One of the most important applications of electromagnetism is using electromagnetic induction to generate electricity. This is done through generators, which convert mechanical energy into electrical energy.

Generators work based on Faraday’s law of electromagnetic induction. When a conductor moves through a magnetic field, it causes electrons in the conductor to move, generating an electromotive force and inducing a voltage. This voltage creates an electric current in the conductor, producing electricity.

In generators, the conductor is typically a coil of wire rotated in a magnetic field. As it spins, the magnetic flux through the coil changes, inducing a voltage across the generator’s terminals. The faster the coil spins and the stronger the magnetic field, the greater the induced emf and electrical power that is generated.

Nearly all electrical power on Earth is generated this way. Generators are used in power plants to produce electricity from mechanical power derived from wind, falling water, steam turbines, or internal combustion engines. Portable generators also utilize small gasoline engines to turn generators and produce electricity.

The discovery of electromagnetic induction and the invention of generators to harness this phenomenon has truly transformed modern civilization, enabling widespread distribution and use of electrical power around the world.


Motors work on the principle of electromagnetic induction, which is the production of voltage or electromotive force (emf) in a conductor due to a change in the magnetic field around it. Electric motors take electrical energy and convert it into mechanical energy in the form of rotational motion.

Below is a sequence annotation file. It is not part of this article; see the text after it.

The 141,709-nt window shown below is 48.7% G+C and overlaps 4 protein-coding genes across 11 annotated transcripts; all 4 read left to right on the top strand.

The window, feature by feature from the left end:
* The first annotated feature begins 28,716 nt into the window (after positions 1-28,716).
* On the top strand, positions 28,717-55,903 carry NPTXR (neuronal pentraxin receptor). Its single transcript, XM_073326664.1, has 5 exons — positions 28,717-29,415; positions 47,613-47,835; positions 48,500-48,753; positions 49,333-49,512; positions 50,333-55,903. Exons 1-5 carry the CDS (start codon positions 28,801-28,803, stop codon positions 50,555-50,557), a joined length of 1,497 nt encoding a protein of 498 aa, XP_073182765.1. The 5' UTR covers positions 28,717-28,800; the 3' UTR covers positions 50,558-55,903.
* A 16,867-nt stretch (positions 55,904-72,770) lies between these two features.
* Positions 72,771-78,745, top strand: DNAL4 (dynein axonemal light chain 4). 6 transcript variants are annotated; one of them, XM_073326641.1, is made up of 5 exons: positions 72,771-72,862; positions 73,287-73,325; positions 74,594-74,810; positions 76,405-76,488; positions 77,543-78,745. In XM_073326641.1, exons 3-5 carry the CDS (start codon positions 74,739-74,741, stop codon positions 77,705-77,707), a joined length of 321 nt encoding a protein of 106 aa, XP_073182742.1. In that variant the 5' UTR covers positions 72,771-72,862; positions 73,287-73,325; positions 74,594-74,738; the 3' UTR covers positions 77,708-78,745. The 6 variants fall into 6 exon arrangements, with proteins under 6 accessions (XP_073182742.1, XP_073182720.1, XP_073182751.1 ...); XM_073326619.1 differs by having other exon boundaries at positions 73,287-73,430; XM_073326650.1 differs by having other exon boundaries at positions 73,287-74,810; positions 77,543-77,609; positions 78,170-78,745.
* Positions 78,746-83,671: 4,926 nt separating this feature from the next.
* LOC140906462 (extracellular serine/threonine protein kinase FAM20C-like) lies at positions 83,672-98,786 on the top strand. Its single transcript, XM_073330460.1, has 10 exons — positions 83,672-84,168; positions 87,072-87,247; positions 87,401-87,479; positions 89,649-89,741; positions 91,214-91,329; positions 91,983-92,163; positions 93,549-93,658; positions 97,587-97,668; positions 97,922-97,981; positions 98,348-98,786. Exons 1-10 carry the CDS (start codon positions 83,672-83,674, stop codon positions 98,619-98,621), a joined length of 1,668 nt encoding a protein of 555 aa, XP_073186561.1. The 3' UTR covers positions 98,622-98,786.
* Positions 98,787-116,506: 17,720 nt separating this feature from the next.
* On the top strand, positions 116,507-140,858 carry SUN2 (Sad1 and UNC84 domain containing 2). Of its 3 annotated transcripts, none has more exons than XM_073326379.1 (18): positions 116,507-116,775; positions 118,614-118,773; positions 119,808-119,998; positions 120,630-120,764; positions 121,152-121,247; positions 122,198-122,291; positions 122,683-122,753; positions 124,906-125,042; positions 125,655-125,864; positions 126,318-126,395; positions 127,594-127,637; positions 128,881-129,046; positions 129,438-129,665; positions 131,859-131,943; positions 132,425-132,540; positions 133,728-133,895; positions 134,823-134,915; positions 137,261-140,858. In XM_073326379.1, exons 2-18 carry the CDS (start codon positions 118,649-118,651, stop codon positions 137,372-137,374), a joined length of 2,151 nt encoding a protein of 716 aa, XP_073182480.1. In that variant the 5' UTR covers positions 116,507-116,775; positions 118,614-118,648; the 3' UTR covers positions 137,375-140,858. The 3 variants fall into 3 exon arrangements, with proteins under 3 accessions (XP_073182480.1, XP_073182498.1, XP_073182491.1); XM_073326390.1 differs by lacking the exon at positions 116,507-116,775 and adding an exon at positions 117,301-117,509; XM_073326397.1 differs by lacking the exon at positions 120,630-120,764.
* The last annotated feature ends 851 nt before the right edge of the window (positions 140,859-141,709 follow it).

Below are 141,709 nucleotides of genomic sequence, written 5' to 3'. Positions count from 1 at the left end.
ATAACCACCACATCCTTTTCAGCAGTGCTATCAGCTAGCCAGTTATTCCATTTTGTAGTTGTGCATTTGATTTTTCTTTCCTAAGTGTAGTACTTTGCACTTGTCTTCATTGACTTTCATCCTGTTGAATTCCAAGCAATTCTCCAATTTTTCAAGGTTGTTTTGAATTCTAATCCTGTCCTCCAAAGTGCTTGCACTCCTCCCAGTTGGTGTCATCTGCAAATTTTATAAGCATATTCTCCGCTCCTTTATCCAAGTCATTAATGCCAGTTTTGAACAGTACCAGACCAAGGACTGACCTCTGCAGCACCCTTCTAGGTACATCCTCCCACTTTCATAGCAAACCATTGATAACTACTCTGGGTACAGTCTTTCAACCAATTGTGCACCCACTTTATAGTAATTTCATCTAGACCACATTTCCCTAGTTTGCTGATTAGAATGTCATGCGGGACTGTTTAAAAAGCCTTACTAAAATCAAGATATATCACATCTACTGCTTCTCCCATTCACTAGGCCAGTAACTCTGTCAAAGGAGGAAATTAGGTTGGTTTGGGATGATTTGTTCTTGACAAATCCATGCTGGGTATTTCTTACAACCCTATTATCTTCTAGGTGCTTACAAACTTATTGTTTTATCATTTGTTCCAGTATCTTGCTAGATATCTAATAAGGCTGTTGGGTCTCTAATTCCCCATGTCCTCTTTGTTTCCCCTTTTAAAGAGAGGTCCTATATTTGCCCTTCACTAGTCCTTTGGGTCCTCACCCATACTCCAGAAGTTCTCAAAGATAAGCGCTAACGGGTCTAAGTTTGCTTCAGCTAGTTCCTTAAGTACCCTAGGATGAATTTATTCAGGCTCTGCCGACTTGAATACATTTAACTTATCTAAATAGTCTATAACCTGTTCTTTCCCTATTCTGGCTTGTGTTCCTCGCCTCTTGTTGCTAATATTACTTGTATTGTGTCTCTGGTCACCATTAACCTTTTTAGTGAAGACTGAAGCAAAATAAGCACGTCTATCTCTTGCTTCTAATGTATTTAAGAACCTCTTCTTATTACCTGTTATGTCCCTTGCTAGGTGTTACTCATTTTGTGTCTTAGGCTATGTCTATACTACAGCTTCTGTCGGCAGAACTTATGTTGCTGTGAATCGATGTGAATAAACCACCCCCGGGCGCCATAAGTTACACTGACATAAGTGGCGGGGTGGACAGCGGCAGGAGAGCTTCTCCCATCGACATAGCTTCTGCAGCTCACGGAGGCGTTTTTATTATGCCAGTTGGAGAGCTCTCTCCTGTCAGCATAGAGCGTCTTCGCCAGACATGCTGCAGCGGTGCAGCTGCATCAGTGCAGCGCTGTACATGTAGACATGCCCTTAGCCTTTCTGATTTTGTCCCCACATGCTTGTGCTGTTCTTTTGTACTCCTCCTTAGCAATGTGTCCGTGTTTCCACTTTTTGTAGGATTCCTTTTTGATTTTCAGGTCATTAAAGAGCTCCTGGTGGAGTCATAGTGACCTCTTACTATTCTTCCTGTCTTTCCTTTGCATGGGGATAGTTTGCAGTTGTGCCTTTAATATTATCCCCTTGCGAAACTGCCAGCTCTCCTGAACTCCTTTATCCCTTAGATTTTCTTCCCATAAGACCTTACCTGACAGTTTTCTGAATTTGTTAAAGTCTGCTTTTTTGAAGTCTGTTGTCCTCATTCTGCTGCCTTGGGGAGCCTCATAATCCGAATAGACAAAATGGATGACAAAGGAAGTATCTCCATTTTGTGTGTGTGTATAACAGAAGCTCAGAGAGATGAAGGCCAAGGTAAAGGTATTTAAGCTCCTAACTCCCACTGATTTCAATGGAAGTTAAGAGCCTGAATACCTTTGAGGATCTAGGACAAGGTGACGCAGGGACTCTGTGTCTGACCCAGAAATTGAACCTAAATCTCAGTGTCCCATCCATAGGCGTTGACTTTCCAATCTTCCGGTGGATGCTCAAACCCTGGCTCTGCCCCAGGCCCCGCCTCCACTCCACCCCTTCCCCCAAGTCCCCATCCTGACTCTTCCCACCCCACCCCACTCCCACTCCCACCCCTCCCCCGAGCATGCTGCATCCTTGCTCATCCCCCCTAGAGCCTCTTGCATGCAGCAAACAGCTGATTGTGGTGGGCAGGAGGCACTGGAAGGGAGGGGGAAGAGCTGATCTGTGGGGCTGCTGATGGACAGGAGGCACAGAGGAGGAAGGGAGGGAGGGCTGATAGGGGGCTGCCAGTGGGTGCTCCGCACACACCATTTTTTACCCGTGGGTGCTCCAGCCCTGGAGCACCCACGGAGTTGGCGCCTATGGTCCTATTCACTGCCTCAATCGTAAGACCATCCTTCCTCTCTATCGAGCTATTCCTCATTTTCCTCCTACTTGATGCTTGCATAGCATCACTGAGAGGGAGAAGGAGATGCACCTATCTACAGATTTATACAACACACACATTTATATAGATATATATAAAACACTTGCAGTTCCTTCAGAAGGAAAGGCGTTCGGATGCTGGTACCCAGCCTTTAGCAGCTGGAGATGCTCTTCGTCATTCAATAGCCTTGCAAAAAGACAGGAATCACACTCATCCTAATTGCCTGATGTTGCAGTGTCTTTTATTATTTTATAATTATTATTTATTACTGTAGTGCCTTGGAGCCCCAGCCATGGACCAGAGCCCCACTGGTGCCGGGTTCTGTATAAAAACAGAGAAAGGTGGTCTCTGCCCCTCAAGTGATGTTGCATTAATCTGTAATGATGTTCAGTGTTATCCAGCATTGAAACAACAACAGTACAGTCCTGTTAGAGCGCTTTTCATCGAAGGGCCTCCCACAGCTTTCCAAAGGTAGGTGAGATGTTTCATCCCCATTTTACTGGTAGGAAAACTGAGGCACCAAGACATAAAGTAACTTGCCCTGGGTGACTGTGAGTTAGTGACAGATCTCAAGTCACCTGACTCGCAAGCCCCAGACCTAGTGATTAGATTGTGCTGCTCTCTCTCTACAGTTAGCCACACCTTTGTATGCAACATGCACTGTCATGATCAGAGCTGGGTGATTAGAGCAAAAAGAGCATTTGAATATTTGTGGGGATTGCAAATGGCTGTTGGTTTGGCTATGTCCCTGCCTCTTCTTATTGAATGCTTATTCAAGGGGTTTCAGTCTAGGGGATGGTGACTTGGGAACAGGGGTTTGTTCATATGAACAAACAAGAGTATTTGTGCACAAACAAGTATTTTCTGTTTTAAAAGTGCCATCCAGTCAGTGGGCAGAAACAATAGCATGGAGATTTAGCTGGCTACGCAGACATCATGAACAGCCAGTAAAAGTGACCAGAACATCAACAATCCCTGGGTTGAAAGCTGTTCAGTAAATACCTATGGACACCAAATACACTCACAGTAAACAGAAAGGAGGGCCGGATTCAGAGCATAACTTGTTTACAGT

In a typical DC electric motor, electricity from a battery flows through a coil of wire (called the armature) located within a magnetic field. This creates a force that causes the armature to rotate. Brushes connect the rotating armature to the stationary battery to provide continuous electric current. The armature contains electromagnets that get polarized by the electric current, creating magnetic poles that push and pull against the magnetic field, spinning the armature. Commutators switch the direction of the electric current to reverse the magnetic poles, keeping the armature rotating.

AC motors work in a similar manner, but use alternating current instead of direct current. The speed at which the armature rotates depends on the frequency of the AC supply and the number of magnetic poles in the motor. AC induction motors are very common and consist of a rotating magnetic field generated by the stator (stationary outside part) and a rotating armature. The changing magnetic field induces a current in the armature, creating torque.